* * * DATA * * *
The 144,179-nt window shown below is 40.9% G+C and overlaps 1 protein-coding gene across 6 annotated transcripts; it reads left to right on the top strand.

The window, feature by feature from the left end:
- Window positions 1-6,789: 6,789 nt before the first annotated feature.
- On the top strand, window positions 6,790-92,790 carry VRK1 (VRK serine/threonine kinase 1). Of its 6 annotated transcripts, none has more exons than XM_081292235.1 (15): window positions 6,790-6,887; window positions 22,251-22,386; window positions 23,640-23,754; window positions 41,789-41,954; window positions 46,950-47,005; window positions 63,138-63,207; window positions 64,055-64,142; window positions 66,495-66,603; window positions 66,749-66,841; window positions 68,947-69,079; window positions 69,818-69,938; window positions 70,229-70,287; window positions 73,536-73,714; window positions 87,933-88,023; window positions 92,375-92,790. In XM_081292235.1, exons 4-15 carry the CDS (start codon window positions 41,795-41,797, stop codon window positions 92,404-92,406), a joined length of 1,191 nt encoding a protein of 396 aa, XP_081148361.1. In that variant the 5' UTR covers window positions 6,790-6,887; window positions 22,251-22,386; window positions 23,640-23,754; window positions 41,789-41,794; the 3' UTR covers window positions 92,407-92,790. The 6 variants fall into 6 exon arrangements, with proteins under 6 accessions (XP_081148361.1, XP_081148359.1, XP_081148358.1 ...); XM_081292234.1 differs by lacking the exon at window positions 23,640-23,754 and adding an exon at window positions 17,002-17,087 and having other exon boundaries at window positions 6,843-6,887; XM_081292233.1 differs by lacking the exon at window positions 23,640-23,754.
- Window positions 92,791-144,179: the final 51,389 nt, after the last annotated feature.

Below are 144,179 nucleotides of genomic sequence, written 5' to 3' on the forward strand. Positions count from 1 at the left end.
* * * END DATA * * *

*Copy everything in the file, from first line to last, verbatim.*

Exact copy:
The 144,179-nt window shown below is 40.9% G+C and overlaps 1 protein-coding gene across 6 annotated transcripts; it reads left to right on the top strand.

The window, feature by feature from the left end:
- Window positions 1-6,789: 6,789 nt before the first annotated feature.
- On the top strand, window positions 6,790-92,790 carry VRK1 (VRK serine/threonine kinase 1). Of its 6 annotated transcripts, none has more exons than XM_081292235.1 (15): window positions 6,790-6,887; window positions 22,251-22,386; window positions 23,640-23,754; window positions 41,789-41,954; window positions 46,950-47,005; window positions 63,138-63,207; window positions 64,055-64,142; window positions 66,495-66,603; window positions 66,749-66,841; window positions 68,947-69,079; window positions 69,818-69,938; window positions 70,229-70,287; window positions 73,536-73,714; window positions 87,933-88,023; window positions 92,375-92,790. In XM_081292235.1, exons 4-15 carry the CDS (start codon window positions 41,795-41,797, stop codon window positions 92,404-92,406), a joined length of 1,191 nt encoding a protein of 396 aa, XP_081148361.1. In that variant the 5' UTR covers window positions 6,790-6,887; window positions 22,251-22,386; window positions 23,640-23,754; window positions 41,789-41,794; the 3' UTR covers window positions 92,407-92,790. The 6 variants fall into 6 exon arrangements, with proteins under 6 accessions (XP_081148361.1, XP_081148359.1, XP_081148358.1 ...); XM_081292234.1 differs by lacking the exon at window positions 23,640-23,754 and adding an exon at window positions 17,002-17,087 and having other exon boundaries at window positions 6,843-6,887; XM_081292233.1 differs by lacking the exon at window positions 23,640-23,754.
- Window positions 92,791-144,179: the final 51,389 nt, after the last annotated feature.

Below are 144,179 nucleotides of genomic sequence, written 5' to 3' on the forward strand. Positions count from 1 at the left end.